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9 November 2016

Vice-Chancellor's Voice

Good morning. Our position as a leader in innovative research has once again been recognised. Last
week Dr Andrew Guzzomi and Dr Todd Erickson
won a State Innovator of the Year Award for their
‘seed flamer’ tool and UWA researchers received $17.8 million in Australian Research Council grants
for 42 new ground-breaking projects. Congratulations to you all on these significant achievements, you can read more about both of these below.
 
As we enter the final part of the year I hope you can join me at Tuesday’s Open Forum where I will speak a little about the University’s immediate priorities. Being November it also means it is time for Staff Sports Day. Good luck to everyone participating on Friday, I look forward to seeing you there.

Sincerely, 

Prof. Dawn Freshwater
Acting Vice-Chancellor

If you are reading this email on your mobile device, please scroll down to the 'Announcements' section as the 'Jump to' button may not work.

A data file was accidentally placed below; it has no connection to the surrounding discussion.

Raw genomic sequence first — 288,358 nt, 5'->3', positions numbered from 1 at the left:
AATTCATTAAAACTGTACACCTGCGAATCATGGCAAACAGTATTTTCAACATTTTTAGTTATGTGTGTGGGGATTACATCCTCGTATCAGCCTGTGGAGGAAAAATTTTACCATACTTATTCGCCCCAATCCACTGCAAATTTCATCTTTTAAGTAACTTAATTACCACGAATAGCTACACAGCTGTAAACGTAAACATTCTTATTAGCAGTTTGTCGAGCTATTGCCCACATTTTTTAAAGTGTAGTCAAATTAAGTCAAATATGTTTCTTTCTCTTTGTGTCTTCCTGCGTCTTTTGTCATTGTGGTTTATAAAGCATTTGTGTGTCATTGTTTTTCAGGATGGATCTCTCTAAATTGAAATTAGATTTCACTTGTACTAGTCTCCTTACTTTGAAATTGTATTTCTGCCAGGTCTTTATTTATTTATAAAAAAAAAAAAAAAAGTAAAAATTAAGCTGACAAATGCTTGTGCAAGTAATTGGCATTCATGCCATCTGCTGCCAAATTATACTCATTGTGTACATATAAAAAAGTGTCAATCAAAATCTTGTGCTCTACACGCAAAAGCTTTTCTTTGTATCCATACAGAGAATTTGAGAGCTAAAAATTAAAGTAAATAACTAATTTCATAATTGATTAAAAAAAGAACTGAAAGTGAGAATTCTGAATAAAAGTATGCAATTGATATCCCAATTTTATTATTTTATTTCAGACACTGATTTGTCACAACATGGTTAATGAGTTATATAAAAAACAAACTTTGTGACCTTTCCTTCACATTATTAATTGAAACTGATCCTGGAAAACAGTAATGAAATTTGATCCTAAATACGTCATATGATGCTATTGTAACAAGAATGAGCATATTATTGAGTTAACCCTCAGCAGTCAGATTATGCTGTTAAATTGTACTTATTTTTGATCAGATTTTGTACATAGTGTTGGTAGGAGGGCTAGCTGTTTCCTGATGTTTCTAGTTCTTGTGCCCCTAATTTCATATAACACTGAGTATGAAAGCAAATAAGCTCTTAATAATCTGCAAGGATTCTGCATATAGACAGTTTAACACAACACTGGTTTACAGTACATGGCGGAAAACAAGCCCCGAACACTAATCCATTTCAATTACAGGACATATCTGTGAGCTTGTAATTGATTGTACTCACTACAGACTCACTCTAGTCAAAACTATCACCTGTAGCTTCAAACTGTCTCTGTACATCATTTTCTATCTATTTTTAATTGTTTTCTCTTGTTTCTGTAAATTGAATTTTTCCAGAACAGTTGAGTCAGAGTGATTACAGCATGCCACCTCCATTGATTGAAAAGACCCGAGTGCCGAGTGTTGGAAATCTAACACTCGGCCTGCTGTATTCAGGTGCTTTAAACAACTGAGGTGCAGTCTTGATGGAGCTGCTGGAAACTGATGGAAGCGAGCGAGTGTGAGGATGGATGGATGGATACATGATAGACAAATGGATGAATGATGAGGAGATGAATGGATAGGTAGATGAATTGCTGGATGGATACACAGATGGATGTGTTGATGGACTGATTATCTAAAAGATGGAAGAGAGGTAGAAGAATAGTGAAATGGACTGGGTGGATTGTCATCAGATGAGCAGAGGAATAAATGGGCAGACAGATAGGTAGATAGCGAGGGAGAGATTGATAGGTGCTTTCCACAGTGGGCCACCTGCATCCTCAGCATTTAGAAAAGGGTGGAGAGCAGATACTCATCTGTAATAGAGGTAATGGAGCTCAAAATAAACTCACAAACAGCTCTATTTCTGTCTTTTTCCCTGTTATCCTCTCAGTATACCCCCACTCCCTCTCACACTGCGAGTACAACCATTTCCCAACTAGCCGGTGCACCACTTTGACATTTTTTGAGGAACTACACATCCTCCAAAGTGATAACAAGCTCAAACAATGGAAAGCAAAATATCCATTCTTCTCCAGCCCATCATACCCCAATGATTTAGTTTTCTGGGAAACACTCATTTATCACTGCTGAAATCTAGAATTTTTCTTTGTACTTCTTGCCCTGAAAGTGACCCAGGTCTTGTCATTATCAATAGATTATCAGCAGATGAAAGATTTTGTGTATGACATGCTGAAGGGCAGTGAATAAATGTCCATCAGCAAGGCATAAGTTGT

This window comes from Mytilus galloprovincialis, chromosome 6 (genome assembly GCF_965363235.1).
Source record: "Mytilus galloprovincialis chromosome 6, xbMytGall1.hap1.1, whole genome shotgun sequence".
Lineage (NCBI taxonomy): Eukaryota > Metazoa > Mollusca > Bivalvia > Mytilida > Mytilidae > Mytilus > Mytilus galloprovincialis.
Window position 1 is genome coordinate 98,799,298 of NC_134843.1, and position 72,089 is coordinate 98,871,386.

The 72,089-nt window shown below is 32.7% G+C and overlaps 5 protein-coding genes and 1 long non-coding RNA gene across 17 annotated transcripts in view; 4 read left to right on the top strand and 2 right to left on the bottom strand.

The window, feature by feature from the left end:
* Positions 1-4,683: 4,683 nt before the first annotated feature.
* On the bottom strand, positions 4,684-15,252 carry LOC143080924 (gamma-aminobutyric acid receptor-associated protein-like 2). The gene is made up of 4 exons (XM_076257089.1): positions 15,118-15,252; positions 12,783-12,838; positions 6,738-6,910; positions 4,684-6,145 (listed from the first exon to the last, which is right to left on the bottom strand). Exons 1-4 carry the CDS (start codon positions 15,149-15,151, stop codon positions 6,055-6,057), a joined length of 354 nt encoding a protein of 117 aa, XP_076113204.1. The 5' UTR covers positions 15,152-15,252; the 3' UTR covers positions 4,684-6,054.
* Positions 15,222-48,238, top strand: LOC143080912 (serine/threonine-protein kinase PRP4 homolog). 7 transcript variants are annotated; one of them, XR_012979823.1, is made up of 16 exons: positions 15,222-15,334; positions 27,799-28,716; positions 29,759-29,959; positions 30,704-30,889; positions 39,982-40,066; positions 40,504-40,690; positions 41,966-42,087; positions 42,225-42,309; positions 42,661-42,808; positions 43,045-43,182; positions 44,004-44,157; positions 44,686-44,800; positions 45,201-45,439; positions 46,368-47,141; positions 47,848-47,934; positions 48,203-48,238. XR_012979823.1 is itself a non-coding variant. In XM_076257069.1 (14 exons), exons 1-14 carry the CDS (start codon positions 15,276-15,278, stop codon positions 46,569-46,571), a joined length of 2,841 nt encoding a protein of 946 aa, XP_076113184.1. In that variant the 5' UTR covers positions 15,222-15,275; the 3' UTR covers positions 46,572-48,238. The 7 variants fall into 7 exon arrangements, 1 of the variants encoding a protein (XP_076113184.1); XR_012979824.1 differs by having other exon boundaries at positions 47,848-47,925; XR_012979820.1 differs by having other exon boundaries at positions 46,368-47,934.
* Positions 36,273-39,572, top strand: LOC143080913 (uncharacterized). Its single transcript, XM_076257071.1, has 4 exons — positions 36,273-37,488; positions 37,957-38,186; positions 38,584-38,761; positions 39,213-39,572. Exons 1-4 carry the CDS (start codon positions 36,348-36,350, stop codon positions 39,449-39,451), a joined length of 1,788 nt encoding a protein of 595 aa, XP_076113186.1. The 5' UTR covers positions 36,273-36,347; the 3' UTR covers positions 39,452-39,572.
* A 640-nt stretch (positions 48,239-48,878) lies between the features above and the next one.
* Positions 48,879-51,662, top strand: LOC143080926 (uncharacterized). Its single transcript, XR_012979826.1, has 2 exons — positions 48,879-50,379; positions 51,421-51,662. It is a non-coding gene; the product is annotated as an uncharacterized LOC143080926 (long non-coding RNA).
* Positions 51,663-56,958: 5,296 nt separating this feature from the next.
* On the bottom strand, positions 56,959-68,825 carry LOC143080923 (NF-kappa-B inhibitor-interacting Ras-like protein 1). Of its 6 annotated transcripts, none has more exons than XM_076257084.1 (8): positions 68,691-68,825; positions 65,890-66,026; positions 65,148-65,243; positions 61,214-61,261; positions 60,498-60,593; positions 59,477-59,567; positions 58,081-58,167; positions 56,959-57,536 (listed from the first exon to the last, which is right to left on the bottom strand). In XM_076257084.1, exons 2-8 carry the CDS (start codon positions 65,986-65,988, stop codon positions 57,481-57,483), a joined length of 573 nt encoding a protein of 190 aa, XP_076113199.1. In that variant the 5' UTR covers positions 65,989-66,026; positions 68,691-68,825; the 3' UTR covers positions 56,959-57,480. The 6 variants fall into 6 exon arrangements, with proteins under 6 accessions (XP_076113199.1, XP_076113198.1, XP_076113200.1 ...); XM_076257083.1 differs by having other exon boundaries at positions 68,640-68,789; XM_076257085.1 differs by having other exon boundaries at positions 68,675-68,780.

Renewal Project Update

A great deal of activity continues around the Renewal Project. The direct transfer process will be largely completed this week, and a range of roles are currently advertised on the internal UWA job board. Many new roles will be advertised over the coming weeks, and staff are reminded to keep an eye on the jobs website for these opportunities. 

FAQs are being updated regularly on the Renewal website and if you have any questions please contact renewal-feedback@uwa.edu.au.

Sincerely,
The Renewal Project Team

Kyle (L) with US foreign policy expert Dan Twining

Forward Focus

Growing up in Indonesia, Australia and the Bay Area of California, it’s fair to say Kyle Springer (pictured above on the left) knows a thing or two about these strategically intertwined regions.

He also knows the American political system. As we await the result from the US Presidential election, Kyle talks about his role at the Perth USAsia Centre and gives his thoughts on America’s political future.

Around Campus

Did you know...?


The tiling of the Bayliss Building's central atrium floor is an example of the Penrose pattern of five-fold symmetry. 

Long considered impossible, Oxford University mathematician Sir Roger Penrose developed the pattern in 1974.

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